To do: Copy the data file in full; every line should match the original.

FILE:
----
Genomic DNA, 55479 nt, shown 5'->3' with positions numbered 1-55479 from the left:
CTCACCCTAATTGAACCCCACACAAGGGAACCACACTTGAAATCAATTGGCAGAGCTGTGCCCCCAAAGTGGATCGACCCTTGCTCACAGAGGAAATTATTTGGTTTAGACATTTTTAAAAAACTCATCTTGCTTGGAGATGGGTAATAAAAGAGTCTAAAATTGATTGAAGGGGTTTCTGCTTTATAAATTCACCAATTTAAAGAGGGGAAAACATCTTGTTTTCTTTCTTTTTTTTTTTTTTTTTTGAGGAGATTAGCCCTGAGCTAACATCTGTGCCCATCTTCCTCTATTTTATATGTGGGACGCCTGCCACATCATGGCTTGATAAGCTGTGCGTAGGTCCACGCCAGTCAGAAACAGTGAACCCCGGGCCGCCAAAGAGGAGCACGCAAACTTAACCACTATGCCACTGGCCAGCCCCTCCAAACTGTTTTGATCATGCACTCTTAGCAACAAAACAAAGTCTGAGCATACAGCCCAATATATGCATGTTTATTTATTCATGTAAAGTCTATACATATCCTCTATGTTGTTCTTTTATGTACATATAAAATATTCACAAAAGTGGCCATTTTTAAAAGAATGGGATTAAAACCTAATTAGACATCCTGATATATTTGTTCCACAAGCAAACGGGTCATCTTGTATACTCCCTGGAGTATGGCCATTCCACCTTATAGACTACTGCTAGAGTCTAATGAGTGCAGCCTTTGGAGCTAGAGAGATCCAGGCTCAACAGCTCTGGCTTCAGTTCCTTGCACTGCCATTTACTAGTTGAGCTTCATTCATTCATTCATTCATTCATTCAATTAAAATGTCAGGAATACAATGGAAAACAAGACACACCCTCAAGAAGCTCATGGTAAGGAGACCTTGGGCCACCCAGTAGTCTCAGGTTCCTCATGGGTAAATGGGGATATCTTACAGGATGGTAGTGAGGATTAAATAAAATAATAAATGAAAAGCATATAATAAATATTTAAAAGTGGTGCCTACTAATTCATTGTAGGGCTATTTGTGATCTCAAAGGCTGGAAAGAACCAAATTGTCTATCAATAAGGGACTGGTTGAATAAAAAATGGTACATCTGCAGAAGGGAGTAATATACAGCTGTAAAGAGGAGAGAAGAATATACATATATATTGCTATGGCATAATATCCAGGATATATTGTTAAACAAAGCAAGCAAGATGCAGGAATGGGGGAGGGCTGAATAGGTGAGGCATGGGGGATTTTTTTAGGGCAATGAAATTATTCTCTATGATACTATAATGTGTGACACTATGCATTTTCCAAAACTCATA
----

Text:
Genomic DNA, 55479 nt, shown 5'->3' with positions numbered 1-55479 from the left:
CTCACCCTAATTGAACCCCACACAAGGGAACCACACTTGAAATCAATTGGCAGAGCTGTGCCCCCAAAGTGGATCGACCCTTGCTCACAGAGGAAATTATTTGGTTTAGACATTTTTAAAAAACTCATCTTGCTTGGAGATGGGTAATAAAAGAGTCTAAAATTGATTGAAGGGGTTTCTGCTTTATAAATTCACCAATTTAAAGAGGGGAAAACATCTTGTTTTCTTTCTTTTTTTTTTTTTTTTTTGAGGAGATTAGCCCTGAGCTAACATCTGTGCCCATCTTCCTCTATTTTATATGTGGGACGCCTGCCACATCATGGCTTGATAAGCTGTGCGTAGGTCCACGCCAGTCAGAAACAGTGAACCCCGGGCCGCCAAAGAGGAGCACGCAAACTTAACCACTATGCCACTGGCCAGCCCCTCCAAACTGTTTTGATCATGCACTCTTAGCAACAAAACAAAGTCTGAGCATACAGCCCAATATATGCATGTTTATTTATTCATGTAAAGTCTATACATATCCTCTATGTTGTTCTTTTATGTACATATAAAATATTCACAAAAGTGGCCATTTTTAAAAGAATGGGATTAAAACCTAATTAGACATCCTGATATATTTGTTCCACAAGCAAACGGGTCATCTTGTATACTCCCTGGAGTATGGCCATTCCACCTTATAGACTACTGCTAGAGTCTAATGAGTGCAGCCTTTGGAGCTAGAGAGATCCAGGCTCAACAGCTCTGGCTTCAGTTCCTTGCACTGCCATTTACTAGTTGAGCTTCATTCATTCATTCATTCATTCATTCAATTAAAATGTCAGGAATACAATGGAAAACAAGACACACCCTCAAGAAGCTCATGGTAAGGAGACCTTGGGCCACCCAGTAGTCTCAGGTTCCTCATGGGTAAATGGGGATATCTTACAGGATGGTAGTGAGGATTAAATAAAATAATAAATGAAAAGCATATAATAAATATTTAAAAGTGGTGCCTACTAATTCATTGTAGGGCTATTTGTGATCTCAAAGGCTGGAAAGAACCAAATTGTCTATCAATAAGGGACTGGTTGAATAAAAAATGGTACATCTGCAGAAGGGAGTAATATACAGCTGTAAAGAGGAGAGAAGAATATACATATATATTGCTATGGCATAATATCCAGGATATATTGTTAAACAAAGCAAGCAAGATGCAGGAATGGGGGAGGGCTGAATAGGTGAGGCATGGGGGATTTTTTTAGGGCAATGAAATTATTCTCTATGATACTATAATGTGTGACACTATGCATTTTCCAAAACTCATA